The paddle steamer Waverley celebrated the 70th anniversary of her maiden voyage this month, and hundreds packed the decks for the occasion.
But far from heading towards a well-deserved retirement the iconic vessel will be as busy as ever through the summer months and beyond, as the ultimate “doon the watter” pleasure craft.
Waverley is the world’s last sea-going paddle steamer, named after Sir Walter Scott’s first novel.
She was built on the Clyde in 1946 and launched in 1947 to replace the original Waverley, which was tragically sunk off Dunkirk during active war service in 1940.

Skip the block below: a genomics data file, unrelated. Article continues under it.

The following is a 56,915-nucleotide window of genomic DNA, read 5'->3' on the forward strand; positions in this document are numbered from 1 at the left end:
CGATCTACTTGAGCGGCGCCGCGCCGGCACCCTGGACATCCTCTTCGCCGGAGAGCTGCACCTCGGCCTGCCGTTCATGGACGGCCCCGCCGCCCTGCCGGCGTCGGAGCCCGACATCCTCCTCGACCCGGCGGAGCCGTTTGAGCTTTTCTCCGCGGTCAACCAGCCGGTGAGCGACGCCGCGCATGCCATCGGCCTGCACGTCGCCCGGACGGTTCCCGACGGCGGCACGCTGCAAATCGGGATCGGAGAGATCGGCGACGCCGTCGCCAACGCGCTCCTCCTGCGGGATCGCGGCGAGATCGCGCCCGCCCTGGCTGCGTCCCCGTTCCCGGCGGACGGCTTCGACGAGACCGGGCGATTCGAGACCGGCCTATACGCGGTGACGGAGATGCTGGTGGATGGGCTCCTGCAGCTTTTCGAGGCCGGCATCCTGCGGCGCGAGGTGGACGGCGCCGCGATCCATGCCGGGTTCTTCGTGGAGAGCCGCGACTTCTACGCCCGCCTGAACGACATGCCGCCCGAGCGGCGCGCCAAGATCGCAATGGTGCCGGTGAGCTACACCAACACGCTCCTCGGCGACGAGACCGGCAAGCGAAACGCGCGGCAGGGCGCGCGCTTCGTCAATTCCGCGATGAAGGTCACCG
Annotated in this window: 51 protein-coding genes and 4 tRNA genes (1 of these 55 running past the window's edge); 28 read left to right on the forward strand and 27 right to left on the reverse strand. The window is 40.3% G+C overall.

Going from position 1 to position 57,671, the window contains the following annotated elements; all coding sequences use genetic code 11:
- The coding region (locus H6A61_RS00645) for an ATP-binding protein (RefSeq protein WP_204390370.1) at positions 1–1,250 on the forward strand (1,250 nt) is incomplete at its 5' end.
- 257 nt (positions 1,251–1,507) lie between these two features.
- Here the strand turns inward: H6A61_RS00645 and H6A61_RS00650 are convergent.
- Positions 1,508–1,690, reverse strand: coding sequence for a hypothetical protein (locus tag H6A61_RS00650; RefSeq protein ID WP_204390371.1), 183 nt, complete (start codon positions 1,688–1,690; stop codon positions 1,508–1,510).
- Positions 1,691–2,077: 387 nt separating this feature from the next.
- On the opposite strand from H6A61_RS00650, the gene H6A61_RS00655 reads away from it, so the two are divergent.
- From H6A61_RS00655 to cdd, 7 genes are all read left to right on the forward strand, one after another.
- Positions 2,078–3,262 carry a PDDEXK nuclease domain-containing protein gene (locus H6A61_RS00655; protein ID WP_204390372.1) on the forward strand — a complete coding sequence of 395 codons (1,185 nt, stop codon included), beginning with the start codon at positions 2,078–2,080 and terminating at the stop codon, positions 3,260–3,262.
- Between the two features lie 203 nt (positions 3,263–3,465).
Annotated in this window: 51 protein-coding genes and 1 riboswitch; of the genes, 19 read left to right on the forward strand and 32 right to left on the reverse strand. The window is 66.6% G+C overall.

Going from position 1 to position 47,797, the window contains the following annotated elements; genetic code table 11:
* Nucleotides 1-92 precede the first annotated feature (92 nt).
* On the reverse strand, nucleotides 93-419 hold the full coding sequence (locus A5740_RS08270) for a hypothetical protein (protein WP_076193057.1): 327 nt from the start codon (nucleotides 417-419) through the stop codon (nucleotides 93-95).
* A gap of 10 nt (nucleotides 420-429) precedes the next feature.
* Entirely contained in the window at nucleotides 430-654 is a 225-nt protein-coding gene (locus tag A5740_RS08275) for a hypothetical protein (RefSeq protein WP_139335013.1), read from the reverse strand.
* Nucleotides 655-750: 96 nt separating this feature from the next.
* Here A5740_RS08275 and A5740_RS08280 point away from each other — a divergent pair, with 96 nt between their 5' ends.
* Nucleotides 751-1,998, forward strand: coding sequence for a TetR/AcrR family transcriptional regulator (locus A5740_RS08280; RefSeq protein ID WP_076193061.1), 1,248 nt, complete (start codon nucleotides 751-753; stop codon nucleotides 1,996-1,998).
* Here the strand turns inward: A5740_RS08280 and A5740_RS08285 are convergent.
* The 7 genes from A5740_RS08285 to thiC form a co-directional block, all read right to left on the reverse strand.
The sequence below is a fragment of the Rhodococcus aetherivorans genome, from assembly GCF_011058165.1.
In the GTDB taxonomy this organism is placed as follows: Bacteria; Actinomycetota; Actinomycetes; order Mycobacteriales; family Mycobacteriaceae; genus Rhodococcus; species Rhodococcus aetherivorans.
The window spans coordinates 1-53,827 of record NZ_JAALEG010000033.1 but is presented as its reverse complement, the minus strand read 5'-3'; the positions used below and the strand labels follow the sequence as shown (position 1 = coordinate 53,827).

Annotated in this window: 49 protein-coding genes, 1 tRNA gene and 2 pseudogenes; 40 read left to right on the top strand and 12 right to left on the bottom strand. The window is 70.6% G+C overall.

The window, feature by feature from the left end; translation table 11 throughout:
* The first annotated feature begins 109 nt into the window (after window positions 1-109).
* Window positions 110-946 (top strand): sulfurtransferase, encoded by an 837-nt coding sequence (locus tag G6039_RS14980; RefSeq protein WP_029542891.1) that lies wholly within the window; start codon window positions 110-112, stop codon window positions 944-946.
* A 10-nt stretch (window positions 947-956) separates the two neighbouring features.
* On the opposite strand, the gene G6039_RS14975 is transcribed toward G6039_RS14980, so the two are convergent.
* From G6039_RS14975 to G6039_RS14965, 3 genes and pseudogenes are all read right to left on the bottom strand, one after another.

Waverley maiden voyage passenger James Stevenson said: ‘My association with Waverley started 70 years ago and thanks to the heroic efforts of countless numbers of people she has been restored for future generations to enjoy.’
Passengers and visitors can eat, drink and relax in a choice of locations, including the traditional steamer dining saloon, the Caledonia Tea Room and the (weather permitting) sun kissed promenade deck, besides its Jeanie Deans and Malt Whisky Bars.
Her captain, Ross Cochrane, said: “Waverley’s attraction lies in a mix of things - the heritage, history, social history, maritime history, engineering history and the scenery. But I think more than anything, it’s just a great day out.”